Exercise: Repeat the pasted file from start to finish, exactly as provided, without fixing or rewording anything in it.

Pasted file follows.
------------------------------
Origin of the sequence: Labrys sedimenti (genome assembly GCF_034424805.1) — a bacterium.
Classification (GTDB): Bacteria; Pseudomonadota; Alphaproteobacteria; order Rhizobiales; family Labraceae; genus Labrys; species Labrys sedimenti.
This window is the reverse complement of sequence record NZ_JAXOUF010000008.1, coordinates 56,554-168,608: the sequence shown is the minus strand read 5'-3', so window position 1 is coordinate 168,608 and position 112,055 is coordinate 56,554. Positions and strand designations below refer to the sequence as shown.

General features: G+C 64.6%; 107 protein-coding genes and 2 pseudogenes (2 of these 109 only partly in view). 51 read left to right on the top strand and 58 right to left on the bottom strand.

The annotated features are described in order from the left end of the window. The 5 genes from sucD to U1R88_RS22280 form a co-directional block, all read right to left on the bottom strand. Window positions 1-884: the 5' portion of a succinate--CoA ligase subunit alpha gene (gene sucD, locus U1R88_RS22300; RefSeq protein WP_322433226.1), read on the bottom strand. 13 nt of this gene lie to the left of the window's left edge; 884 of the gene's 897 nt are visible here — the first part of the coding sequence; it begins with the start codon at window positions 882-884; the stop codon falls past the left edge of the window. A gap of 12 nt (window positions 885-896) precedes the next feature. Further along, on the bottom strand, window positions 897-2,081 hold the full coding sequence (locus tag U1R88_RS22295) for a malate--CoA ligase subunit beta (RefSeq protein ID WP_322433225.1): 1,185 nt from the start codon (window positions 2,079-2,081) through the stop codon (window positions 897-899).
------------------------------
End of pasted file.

Origin of the sequence: Labrys sedimenti (genome assembly GCF_034424805.1) — a bacterium.
Classification (GTDB): Bacteria; Pseudomonadota; Alphaproteobacteria; order Rhizobiales; family Labraceae; genus Labrys; species Labrys sedimenti.
This window is the reverse complement of sequence record NZ_JAXOUF010000008.1, coordinates 56,554-168,608: the sequence shown is the minus strand read 5'-3', so window position 1 is coordinate 168,608 and position 112,055 is coordinate 56,554. Positions and strand designations below refer to the sequence as shown.

General features: G+C 64.6%; 107 protein-coding genes and 2 pseudogenes (2 of these 109 only partly in view). 51 read left to right on the top strand and 58 right to left on the bottom strand.

The annotated features are described in order from the left end of the window. The 5 genes from sucD to U1R88_RS22280 form a co-directional block, all read right to left on the bottom strand. Window positions 1-884: the 5' portion of a succinate--CoA ligase subunit alpha gene (gene sucD, locus U1R88_RS22300; RefSeq protein WP_322433226.1), read on the bottom strand. 13 nt of this gene lie to the left of the window's left edge; 884 of the gene's 897 nt are visible here — the first part of the coding sequence; it begins with the start codon at window positions 882-884; the stop codon falls past the left edge of the window. A gap of 12 nt (window positions 885-896) precedes the next feature. Further along, on the bottom strand, window positions 897-2,081 hold the full coding sequence (locus tag U1R88_RS22295) for a malate--CoA ligase subunit beta (RefSeq protein ID WP_322433225.1): 1,185 nt from the start codon (window positions 2,079-2,081) through the stop codon (window positions 897-899).